Friday, April 24, 2015

Off the Shelf: Hollywood Shuffle (Blu-ray)

by Patrick Bromley
Robert Townsend's debut feature Hollywood Shuffle isn't just one of the most underrated comedies of the 1980s; it's also one of the most important.

The 1980s were a tough time for a lot of up and coming black actors. With the passing of the 1970s, so too did the blaxploitation movement pass -- movies that featured all black casts and often told stories that filtered Hollywood genres through the African-American experience (though, to be fair, those blaxploitation films were not viewed as having the same legitimacy as they do today). Unless they were working on an A-list film -- often still predominantly white -- black actors were relegated to playing hoods and hookers. It was this tendency that inspired two young actor comedians, Robert Townsend and Keenen Ivory Wayans, to write 1987's Hollywood Shuffle, which confronts the problem head on and does it in a funny, poignant, slightly angry way. It's terrific.

Townsend plays Bobby Taylor, a young fast food worker who dreams of becoming an actor. As the film opens, he's going on an audition for the character of "Jimmy" in a trashy, racist movie requiring him to shuck and jive and play yet another damaging stereotype. Though his co-workers (including co-writer Wayans) tell him to forget his dreams and his grandmother (Helen Martin) tells him such roles are beneath him, Bobby just wants to act. Most of the remaining film is played out via sketches and dream sequences in which Bobby imagines himself in other movies and genres, waiting to hear back as to whether or not he got a part he's not even sure he wants to play.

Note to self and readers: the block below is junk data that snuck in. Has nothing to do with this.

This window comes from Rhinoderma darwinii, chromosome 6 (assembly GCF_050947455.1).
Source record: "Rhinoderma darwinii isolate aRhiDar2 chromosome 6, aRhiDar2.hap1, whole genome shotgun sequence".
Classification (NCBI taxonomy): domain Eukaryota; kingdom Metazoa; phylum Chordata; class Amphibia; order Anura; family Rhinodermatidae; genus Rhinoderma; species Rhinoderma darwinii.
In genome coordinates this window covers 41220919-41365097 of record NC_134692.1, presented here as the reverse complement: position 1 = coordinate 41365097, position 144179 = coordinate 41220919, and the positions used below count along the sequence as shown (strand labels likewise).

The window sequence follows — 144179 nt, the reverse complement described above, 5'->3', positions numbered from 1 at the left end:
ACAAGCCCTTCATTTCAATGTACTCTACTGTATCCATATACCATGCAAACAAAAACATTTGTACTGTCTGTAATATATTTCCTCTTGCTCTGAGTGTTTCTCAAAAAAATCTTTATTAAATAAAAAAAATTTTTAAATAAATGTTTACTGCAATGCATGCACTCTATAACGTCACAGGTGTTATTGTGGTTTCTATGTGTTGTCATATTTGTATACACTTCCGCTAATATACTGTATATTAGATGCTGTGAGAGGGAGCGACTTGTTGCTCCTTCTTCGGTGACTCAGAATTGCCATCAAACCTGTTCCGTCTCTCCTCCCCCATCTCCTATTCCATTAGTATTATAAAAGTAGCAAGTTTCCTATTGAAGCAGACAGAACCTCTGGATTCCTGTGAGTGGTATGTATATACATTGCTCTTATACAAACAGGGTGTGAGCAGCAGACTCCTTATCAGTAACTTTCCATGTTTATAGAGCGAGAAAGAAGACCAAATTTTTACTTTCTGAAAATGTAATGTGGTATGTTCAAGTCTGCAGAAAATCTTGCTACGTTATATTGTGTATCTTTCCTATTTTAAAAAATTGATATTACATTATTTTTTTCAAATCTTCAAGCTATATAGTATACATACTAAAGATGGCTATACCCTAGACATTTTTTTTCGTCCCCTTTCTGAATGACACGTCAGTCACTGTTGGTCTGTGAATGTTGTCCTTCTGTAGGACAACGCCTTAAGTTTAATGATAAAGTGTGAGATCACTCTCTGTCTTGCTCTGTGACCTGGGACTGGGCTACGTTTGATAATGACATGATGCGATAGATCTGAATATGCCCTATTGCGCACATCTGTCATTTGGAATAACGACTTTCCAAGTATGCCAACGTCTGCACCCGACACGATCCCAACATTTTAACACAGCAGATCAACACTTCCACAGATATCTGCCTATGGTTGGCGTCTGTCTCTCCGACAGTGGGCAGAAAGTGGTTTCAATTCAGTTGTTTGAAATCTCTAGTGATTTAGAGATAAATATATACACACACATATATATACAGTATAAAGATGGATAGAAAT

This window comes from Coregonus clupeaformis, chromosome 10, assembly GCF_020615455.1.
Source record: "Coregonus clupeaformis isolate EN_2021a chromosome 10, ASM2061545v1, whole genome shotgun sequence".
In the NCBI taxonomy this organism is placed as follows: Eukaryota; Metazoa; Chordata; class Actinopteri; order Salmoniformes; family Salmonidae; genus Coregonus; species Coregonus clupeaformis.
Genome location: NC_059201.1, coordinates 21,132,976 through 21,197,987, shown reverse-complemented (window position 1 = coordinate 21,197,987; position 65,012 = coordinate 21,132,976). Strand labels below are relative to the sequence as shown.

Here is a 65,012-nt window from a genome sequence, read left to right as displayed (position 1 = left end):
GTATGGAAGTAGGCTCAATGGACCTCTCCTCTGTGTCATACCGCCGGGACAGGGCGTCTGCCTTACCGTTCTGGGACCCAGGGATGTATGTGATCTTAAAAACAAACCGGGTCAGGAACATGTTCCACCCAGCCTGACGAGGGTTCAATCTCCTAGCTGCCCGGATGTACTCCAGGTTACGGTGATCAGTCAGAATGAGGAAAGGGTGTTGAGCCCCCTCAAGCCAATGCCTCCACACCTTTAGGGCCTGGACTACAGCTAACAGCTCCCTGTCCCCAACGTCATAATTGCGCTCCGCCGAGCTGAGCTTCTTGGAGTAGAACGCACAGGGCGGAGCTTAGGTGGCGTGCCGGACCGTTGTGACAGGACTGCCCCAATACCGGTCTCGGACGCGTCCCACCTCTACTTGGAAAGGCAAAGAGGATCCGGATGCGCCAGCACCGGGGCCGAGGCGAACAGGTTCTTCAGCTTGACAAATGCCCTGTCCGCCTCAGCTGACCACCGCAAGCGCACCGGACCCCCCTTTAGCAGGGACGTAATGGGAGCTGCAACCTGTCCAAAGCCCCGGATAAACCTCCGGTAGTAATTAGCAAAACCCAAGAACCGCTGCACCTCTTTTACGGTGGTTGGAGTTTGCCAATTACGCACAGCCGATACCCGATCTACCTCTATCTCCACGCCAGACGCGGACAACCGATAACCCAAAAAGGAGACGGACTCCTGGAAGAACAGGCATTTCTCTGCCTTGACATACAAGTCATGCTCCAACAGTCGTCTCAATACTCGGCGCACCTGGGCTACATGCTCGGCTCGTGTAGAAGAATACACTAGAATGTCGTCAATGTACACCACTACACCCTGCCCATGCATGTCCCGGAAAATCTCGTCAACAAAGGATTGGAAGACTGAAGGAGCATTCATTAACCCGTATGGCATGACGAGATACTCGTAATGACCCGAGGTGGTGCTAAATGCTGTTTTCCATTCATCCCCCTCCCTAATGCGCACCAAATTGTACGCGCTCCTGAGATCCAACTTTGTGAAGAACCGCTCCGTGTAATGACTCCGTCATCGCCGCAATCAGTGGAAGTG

The story goes that while he had been acting for years and played a few supporting roles in movies during the '80s (including appearing as one of The Sorels in my beloved Streets of Fire), Townsend was not getting the kinds of roles he wanted and decided to do something about it. He reportedly financed $60,000 of Hollywood Shuffle's $100,000 budget on his own credit cards, gathered his own repertory company (including Anne-Marie Johnson, John Witherspoon and Wayans) and made one of the most successful independent comedies of the decade. It's a comedy that's very funny and with a very specific point of view about Hollywood and the culture of the period. It's a hugely successful independent movie from a black filmmaker made during a time when there weren't enough of those (which is precisely the argument that Hollywood Shuffle). If it's not mentioned in the same sentences as Sweet Sweetback's Baadasssss Song and She's Gotta Have It, it needs to be.